Salty sisters: The women of halophiles

Bonnie K. Baxter*, Nina Gunde-Cimerman, Aharon Oren

*Corresponding author for this work

Research output: Contribution to journalArticlepeer-review

8 Scopus citations


A history of halophile research reveals the commitment of scientists to uncovering the secrets of the limits of life, in particular life in high salt concentration and under extreme osmotic pressure. During the last 40 years, halophile scientists have indeed made important contributions to extremophile research, and prior international halophiles congresses have documented both the historical and the current work. During this period of salty discoveries, female scientists, in general, have grown in number worldwide. But those who worked in the field when there were small numbers of women sometimes saw their important contributions overshadowed by their male counterparts. Recent studies suggest that modern female scientists experience gender bias in matters such as conference invitations and even representation among full professors. In the field of halophilic microbiology, what is the impact of gender bias? How has the participation of women changed over time? What do women uniquely contribute to this field? What are factors that impact current female scientists to a greater degree? This essay emphasizes the "her story" (not "history") of halophile discovery.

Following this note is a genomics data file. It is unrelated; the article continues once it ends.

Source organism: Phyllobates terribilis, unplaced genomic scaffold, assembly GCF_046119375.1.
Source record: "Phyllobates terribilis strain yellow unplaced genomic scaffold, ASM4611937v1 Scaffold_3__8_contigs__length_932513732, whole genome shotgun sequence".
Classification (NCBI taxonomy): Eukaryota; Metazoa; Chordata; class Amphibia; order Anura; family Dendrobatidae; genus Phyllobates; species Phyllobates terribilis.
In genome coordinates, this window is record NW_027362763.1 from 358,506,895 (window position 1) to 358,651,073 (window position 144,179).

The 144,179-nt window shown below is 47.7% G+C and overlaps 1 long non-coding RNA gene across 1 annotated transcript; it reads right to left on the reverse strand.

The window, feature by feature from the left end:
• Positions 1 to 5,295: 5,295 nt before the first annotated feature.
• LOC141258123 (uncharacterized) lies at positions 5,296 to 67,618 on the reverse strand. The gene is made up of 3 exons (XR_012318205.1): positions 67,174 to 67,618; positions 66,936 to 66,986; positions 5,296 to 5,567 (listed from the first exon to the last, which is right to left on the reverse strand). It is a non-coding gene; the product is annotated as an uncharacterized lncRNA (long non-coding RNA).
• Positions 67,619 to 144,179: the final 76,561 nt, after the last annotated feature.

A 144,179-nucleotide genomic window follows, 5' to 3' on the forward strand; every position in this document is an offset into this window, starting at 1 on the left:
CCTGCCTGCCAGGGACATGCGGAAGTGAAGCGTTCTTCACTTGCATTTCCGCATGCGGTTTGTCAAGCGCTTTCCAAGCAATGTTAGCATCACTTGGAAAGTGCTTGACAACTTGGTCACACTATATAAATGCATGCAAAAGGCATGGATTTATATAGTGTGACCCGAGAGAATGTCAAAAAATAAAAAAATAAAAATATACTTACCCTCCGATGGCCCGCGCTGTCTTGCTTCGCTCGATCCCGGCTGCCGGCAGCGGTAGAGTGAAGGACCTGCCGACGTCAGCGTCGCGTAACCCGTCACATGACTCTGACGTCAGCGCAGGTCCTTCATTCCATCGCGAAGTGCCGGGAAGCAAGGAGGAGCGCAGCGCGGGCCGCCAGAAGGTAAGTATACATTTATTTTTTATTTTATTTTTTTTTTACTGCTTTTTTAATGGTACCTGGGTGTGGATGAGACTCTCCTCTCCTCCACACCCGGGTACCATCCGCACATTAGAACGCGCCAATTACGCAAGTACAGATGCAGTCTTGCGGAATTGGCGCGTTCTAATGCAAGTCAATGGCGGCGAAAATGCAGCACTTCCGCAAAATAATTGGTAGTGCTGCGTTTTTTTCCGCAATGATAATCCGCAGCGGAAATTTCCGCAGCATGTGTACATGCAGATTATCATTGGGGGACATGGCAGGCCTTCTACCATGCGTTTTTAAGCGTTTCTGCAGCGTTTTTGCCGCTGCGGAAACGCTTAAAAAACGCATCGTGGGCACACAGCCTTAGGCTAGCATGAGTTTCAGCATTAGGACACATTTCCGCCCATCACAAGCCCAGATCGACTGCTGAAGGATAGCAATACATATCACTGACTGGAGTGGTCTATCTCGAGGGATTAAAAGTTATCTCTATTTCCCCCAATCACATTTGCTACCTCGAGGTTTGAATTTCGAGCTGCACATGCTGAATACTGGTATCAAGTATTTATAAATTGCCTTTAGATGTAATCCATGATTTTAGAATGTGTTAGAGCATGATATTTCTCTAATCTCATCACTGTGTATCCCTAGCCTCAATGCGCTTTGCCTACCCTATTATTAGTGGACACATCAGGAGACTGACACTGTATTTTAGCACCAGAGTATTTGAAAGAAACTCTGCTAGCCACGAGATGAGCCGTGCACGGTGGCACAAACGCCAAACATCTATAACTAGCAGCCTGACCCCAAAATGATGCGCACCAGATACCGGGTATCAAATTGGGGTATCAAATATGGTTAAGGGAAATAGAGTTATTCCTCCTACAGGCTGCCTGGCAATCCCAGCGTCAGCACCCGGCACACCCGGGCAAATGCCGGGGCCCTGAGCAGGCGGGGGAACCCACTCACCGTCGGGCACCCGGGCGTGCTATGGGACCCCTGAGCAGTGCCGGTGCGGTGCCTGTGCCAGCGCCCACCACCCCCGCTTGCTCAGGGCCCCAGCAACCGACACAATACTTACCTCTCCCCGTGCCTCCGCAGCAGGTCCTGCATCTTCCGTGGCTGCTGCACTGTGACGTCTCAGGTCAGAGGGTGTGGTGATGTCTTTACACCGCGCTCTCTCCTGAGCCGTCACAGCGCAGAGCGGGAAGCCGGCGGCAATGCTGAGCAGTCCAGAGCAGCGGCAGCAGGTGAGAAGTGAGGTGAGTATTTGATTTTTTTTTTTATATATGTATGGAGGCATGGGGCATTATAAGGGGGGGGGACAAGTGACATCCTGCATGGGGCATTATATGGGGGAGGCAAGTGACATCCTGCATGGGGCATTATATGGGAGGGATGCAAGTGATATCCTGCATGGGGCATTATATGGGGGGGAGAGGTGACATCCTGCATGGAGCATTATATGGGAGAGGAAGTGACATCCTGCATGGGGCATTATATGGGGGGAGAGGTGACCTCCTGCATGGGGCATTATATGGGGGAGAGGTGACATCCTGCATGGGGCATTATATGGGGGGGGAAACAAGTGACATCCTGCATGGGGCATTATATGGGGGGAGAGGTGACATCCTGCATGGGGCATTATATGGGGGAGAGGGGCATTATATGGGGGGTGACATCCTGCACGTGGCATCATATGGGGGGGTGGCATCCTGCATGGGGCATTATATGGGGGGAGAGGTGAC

Original languageAmerican English
Article numberArticle 192
JournalFrontiers in Microbiology
Issue numberJUN
StatePublished - 2014


  • Diversity
  • Halophiles
  • History of science
  • Nobel Prize
  • Women in science


Dive into the research topics of 'Salty sisters: The women of halophiles'. Together they form a unique fingerprint.

Cite this